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After Claude (New York Review Books Classics) Paperback – November 9, 2010
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“One of the earliest portraits of the female antihero, a sort of distaff Notes From Underground. It was very funny” —Anatole Broyard, The New York Times
“A very funny book by a exhilarating talent.” —The New York Times
“…like watching a woman depilate with an acetylene touch.” —Newsweek
“Good enough to have convulsed the late Oscar Levant, barbed, bitchy and hilariously sour.” —Kenneth Tynan
“Spiky with mockery, carbon steel wit and mature observation.” —Village Voice
“Owens, under the name of Harriet Daimler, was a prominent Parisian pornographer for Olympia Press…[who] as 'Harriet Daimler', became one of Girodias's most celebrated pornographers, someone who struggled 'against her impossible tendency to write more explicitly than the courts will tolerate’” —Bloomsbury Magazine
“To characterize After Claude as the inevitable lightly veiled autobiography of a ‘first’ novel is to deny Ms. Owens her due both as a savagely accurate reporter of the current Greenwich Village-Chelsea Hotel scene, and as a gallow humorist of major order...After Claude...is said, with biting verve and accuracy for New York that Mary McCarthy and her reliance on ‘facts’ would well envy.” —Eleanor Rackow Widmer, Arts and Society
"Hilariously brutal...an addictive, prickly pear of a read." —Skakespeare & Co Booksellers blog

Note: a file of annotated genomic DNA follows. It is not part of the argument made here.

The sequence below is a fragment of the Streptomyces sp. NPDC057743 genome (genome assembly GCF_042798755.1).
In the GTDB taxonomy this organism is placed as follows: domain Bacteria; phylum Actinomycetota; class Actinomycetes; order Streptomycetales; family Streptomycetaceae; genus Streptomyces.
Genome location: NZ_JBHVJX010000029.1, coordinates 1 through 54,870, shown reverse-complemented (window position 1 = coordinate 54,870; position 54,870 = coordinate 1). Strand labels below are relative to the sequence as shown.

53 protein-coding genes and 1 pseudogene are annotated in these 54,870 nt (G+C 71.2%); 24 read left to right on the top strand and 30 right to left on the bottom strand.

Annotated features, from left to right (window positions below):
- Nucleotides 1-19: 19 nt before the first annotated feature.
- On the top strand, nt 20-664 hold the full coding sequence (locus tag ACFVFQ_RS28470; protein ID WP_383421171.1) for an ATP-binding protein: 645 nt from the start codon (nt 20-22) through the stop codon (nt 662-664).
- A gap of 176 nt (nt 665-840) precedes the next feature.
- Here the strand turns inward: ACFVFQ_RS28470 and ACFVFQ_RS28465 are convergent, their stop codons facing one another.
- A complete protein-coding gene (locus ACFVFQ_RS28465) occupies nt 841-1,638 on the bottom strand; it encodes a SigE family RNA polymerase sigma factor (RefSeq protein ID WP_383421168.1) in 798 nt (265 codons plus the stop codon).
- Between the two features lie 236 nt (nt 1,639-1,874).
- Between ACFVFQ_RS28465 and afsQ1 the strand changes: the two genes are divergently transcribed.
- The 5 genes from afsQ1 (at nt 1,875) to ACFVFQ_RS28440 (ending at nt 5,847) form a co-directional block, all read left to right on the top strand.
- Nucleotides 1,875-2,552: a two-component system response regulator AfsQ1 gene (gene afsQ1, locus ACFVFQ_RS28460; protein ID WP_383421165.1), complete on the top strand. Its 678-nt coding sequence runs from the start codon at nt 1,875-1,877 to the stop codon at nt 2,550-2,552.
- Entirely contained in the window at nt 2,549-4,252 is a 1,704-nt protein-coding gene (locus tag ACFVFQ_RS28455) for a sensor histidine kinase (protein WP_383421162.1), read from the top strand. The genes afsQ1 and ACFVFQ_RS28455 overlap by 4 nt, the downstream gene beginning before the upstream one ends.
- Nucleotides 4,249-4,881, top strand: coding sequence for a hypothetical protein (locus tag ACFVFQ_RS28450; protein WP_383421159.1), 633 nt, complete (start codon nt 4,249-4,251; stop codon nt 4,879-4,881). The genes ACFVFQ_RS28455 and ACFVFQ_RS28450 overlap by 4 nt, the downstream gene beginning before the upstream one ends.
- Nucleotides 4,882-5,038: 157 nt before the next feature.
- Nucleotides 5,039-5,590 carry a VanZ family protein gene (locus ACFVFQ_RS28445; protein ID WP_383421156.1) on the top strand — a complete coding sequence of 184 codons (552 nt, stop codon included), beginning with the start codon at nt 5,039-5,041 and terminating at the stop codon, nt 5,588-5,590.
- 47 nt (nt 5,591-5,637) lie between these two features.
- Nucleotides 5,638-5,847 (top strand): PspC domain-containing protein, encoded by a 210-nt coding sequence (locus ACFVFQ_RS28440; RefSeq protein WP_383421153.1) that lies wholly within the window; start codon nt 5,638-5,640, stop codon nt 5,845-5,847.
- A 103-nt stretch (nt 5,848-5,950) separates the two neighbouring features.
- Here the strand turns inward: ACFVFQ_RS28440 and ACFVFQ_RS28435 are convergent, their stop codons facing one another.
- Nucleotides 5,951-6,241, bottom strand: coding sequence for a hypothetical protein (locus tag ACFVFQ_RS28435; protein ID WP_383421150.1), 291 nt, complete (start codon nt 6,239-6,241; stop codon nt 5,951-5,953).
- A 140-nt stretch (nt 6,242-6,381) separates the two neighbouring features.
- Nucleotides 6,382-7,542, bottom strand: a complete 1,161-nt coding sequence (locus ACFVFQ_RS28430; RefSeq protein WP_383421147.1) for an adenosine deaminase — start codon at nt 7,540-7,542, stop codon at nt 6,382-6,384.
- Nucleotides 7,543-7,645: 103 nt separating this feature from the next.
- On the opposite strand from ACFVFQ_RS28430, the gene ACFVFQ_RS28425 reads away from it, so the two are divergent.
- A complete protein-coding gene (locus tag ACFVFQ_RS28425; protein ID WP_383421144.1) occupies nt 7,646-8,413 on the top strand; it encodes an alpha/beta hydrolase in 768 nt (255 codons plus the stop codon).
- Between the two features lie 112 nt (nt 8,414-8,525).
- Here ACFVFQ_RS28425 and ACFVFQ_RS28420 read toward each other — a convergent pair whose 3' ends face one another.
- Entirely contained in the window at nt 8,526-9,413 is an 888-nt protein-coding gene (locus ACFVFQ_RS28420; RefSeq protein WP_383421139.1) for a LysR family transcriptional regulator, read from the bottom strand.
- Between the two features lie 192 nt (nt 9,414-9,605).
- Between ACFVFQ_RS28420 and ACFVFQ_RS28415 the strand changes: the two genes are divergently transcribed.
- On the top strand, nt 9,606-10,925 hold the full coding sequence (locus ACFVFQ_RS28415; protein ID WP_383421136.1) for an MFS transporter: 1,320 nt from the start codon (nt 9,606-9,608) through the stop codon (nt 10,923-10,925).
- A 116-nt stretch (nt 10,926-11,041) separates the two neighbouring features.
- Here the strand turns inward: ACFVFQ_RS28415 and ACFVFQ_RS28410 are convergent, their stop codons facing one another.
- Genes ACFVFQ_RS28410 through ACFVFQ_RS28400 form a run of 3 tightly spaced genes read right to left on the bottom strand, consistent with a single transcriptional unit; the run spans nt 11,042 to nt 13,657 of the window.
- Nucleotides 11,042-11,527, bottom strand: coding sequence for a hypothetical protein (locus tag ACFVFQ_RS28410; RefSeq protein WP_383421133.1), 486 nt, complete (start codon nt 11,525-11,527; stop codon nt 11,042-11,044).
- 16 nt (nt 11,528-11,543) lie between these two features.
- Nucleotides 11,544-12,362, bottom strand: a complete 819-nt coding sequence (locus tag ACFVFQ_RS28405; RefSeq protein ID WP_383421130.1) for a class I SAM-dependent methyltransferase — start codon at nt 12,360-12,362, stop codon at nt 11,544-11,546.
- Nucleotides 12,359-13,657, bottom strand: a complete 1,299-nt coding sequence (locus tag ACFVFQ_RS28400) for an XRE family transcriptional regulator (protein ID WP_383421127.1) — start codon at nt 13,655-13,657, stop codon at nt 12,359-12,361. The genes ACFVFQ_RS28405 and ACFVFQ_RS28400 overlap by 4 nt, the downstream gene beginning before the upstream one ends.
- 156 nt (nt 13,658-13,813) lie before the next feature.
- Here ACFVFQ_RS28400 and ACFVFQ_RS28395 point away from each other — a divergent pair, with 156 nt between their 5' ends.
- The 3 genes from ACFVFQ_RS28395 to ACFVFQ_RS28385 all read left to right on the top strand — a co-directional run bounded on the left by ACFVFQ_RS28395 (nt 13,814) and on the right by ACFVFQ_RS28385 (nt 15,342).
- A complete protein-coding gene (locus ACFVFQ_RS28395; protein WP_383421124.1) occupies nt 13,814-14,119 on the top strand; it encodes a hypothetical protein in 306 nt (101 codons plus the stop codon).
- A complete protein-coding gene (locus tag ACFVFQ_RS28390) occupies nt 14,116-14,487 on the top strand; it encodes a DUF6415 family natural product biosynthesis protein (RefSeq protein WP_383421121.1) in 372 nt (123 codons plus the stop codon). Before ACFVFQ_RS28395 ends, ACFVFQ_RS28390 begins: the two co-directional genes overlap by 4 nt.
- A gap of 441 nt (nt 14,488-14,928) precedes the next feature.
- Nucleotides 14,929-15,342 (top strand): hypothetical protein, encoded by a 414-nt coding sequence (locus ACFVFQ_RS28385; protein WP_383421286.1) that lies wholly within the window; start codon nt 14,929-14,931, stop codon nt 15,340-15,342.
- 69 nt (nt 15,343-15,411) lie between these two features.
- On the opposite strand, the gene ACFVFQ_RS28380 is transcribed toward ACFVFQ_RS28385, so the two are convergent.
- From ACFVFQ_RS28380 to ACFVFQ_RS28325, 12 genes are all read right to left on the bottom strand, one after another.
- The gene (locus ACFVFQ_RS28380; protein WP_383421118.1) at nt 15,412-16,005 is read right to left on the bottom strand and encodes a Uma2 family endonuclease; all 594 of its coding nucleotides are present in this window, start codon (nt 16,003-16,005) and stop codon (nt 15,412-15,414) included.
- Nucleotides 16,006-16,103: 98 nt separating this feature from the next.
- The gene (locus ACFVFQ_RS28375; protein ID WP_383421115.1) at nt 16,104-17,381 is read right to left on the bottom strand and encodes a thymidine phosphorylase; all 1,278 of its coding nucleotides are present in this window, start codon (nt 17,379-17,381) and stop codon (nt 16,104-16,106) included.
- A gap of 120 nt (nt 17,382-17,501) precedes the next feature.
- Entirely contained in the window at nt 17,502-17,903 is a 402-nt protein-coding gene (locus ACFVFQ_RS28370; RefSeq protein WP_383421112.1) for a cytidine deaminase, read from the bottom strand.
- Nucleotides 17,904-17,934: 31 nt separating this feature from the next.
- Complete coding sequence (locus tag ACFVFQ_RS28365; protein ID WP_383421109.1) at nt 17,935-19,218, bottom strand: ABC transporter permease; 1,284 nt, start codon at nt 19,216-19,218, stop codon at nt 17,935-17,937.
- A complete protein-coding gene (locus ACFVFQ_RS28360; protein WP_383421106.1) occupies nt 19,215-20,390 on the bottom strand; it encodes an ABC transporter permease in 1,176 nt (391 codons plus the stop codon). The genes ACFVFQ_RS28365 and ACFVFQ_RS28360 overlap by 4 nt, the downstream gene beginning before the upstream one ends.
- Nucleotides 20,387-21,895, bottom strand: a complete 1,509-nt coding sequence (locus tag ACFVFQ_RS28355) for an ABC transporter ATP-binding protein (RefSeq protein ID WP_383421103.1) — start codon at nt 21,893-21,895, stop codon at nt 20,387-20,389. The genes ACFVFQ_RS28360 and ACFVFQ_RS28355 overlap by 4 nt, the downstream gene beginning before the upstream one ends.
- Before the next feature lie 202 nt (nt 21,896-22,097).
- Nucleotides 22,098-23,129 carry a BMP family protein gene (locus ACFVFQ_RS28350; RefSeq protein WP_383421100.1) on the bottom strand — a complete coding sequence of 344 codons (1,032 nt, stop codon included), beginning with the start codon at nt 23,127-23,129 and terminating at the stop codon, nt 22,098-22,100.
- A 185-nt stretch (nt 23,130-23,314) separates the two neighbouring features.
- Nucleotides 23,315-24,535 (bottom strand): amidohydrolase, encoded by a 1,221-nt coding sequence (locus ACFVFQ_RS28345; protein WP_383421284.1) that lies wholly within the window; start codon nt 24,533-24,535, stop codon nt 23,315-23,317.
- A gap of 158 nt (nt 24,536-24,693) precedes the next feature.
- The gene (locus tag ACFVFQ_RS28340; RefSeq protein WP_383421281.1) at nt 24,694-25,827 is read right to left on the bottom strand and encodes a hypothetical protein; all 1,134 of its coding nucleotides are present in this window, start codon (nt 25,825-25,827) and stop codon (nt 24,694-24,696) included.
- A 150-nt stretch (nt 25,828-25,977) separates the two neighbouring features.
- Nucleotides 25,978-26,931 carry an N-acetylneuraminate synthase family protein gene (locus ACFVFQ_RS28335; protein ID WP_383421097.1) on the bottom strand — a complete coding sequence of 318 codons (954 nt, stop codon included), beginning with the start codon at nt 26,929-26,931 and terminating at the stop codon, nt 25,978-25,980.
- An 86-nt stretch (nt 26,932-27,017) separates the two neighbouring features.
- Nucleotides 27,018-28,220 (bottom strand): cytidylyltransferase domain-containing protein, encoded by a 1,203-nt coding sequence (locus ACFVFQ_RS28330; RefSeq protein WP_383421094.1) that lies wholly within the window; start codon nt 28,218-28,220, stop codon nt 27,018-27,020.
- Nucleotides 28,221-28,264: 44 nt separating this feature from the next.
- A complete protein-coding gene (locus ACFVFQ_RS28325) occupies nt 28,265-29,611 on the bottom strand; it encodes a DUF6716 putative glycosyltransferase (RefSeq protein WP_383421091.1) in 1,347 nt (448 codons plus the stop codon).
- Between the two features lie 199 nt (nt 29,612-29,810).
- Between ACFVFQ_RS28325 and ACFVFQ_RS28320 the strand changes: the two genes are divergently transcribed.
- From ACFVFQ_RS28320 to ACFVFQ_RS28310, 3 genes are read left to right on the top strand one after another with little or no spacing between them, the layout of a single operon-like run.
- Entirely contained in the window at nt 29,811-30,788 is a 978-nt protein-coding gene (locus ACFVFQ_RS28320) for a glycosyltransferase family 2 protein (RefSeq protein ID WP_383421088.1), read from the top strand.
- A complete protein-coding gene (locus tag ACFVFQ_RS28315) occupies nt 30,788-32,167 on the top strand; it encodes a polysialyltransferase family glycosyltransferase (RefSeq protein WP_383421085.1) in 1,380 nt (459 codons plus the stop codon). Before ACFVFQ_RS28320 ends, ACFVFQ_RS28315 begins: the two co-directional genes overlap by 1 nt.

“After Claude is a very funny book saved from off-putting vulgarity by an exhilarating talent and intelligence...” —Leonard Michaels, The New York Times Book Review
“Miss Owens has created a new kind of monster for your compassion. And isn't that, after all, one of the classical functions of contemporary fiction?” —Anatole Broyard, The New York Times
"Novels like Fear of Flying and After Claude created a fresh voice that made us want to laugh out loud, pass the book around, read funny bits to our friends." —Morris Dickstein, The New York Times
“Harriet tells her story like a female Lenny Bruce…while I was reading…I was laughing too hard to see the page.” —John Lahr, Women’s Wear Daily
About the Author
Iris Owens (née Klein) (?–2008) was born and raised in New York City, the daughter of a professional gambler. She attended Barnard College, was briefly married, and then moved to Paris, where she fell in with Alexander Trocchi, the editor of the legendary avant-garde journal Merlin and a notorious heroin addict, and supported herself by producing pornography (under the name of Harriet Daimler) for Maurice Girodias’s Olympia Press. Back in the United States, Owens wroteAfter Claude, which came out in 1973. A second novel, Hope Diamond Refuses, loosely based on her marriage to an Iranian prince, was published in 1984.